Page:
That Was The Week That Was

This week I announced one more upcoming Pietist Option class and considered how we tend to misunderstand World War I. Here’s some of what else was happening in the blogosphere:

• At our department blog, I suggested a few ways that Minnesotans can join in commemorating tomorrow’s 100th anniversary of the end of World War I.

• It sounds perverse, but Philip Jenkins made a plausible argument that that war ended too quickly, given what happened in the years after the Armistice.

American soldiers celebrating the armistice of 1918
American soldiers celebrate the armistice on November 11, 1918 – U.S. National Archive

• If the peace went badly, should Woodrow Wilson bear much of the blame?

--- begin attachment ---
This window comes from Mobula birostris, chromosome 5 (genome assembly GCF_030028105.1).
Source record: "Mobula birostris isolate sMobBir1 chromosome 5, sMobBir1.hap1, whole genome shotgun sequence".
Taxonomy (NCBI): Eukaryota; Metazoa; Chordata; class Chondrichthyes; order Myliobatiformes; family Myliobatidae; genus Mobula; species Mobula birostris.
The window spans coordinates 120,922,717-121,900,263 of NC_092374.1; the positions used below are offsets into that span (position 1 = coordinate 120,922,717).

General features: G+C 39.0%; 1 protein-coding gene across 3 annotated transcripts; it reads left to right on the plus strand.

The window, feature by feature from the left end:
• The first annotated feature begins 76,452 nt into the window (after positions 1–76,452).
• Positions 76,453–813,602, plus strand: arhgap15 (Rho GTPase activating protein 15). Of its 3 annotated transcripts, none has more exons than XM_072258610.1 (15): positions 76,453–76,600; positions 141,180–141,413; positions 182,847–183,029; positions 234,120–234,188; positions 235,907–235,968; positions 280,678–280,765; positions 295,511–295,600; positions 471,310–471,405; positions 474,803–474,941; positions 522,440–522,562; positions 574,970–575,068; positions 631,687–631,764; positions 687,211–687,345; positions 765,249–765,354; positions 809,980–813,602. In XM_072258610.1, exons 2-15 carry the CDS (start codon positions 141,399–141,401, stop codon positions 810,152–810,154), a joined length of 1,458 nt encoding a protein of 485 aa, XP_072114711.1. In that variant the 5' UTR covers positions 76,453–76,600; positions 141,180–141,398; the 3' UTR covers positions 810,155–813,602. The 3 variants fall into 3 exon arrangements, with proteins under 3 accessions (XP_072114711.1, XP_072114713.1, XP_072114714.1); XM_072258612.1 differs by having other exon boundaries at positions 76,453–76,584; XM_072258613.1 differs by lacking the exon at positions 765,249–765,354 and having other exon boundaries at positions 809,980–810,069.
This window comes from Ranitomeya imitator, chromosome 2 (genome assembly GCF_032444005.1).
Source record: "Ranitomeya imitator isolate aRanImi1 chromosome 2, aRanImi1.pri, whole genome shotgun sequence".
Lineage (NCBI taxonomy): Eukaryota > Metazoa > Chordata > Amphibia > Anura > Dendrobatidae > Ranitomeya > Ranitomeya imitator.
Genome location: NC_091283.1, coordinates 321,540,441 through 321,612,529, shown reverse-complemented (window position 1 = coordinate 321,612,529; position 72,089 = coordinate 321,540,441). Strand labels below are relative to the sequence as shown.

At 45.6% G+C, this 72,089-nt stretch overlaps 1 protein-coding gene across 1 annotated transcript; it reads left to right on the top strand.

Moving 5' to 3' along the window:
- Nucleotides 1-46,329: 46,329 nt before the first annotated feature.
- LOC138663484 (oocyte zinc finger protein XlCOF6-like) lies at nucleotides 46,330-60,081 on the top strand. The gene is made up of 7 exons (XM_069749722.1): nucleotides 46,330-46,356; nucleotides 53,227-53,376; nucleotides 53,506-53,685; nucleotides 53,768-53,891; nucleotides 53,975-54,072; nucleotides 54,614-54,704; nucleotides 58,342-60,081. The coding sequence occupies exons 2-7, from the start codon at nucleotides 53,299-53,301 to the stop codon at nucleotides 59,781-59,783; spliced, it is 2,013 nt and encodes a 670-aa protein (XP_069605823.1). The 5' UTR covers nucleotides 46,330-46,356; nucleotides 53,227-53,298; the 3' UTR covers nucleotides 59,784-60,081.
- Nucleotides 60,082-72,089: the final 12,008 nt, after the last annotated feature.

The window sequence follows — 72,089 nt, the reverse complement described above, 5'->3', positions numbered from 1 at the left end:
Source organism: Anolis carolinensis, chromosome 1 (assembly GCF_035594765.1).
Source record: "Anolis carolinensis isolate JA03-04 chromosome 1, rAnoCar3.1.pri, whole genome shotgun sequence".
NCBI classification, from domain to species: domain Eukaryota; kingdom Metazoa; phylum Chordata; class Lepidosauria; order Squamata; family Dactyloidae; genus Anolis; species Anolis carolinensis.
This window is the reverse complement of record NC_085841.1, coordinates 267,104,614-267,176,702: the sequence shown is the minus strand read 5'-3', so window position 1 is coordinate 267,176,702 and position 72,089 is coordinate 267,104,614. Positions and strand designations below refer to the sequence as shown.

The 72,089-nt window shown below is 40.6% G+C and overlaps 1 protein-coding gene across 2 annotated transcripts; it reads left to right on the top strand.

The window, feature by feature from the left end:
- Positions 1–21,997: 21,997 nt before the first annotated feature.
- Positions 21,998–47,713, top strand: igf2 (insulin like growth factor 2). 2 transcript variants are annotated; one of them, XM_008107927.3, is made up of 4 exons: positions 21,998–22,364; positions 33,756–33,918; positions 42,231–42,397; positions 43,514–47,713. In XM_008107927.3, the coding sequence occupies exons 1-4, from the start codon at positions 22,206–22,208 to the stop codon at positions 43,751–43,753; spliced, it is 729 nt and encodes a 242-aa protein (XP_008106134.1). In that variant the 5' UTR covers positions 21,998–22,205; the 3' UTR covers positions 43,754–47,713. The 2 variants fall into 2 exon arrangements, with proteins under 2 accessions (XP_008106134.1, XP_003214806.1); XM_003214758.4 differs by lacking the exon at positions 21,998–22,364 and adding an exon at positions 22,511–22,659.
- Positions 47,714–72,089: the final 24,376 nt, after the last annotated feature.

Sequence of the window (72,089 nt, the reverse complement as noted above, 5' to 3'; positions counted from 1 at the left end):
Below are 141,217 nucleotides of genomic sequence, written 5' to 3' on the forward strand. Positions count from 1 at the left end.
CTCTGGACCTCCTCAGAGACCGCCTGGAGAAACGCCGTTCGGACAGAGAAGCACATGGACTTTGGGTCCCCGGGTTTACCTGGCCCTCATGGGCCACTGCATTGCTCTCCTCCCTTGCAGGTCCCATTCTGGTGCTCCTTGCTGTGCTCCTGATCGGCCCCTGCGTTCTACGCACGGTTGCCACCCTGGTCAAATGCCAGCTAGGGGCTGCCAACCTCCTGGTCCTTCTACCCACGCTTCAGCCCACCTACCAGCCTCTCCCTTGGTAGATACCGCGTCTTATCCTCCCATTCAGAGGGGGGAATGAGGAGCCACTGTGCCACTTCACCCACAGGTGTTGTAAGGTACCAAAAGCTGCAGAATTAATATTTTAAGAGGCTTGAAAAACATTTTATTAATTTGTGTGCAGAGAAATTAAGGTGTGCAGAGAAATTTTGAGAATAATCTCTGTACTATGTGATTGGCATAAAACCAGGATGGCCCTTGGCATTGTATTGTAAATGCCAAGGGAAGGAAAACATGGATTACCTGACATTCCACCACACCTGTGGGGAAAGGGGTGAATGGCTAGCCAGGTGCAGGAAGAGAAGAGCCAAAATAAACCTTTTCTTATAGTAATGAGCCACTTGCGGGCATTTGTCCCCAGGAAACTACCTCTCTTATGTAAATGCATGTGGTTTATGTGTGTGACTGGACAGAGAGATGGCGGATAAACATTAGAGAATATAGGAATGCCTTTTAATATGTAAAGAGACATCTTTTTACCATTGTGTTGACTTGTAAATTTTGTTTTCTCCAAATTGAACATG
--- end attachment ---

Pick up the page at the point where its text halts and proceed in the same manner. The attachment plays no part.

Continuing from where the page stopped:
• Someone spent the last four years “live-tweeting” World War I, day by day. Here’s what he learned about a war that “In the American mind… typically occupies an unimpressive place as a kind of shambolic preamble to the great good-versus-evil crusade of World War II, a pointless slugfest in muddy trenches for no worthy purpose, and no worthwhile result.”

• One of my favorite Anxious Bench posts I’ve written: why their emphases on biblical authority and evangelism led some conservative evangelicals in the late 19th century to affirm women’s full participation in the ministry and mission of the church. (Also an excuse to dig back into Swedish-American Pietism…)

• Glad to see the women of Theoloqui are reviving their blog!

• Is the second largest Protestant denomination in the United States on the verge of schism?

• I didn’t realize they were still adding gargoyles to cathedrals…

• Beto O’Rourke lost his long shot bid to defeat Sen. Ted Cruz in Texas, but I hope that pro-life voters still consider why this pro-life activist backed him.

• An evangelical college in New York is closing one of its campuses in order to consolidate its operations in Manhattan.

Is academe a cult (asked a professor who grew up in a cult)?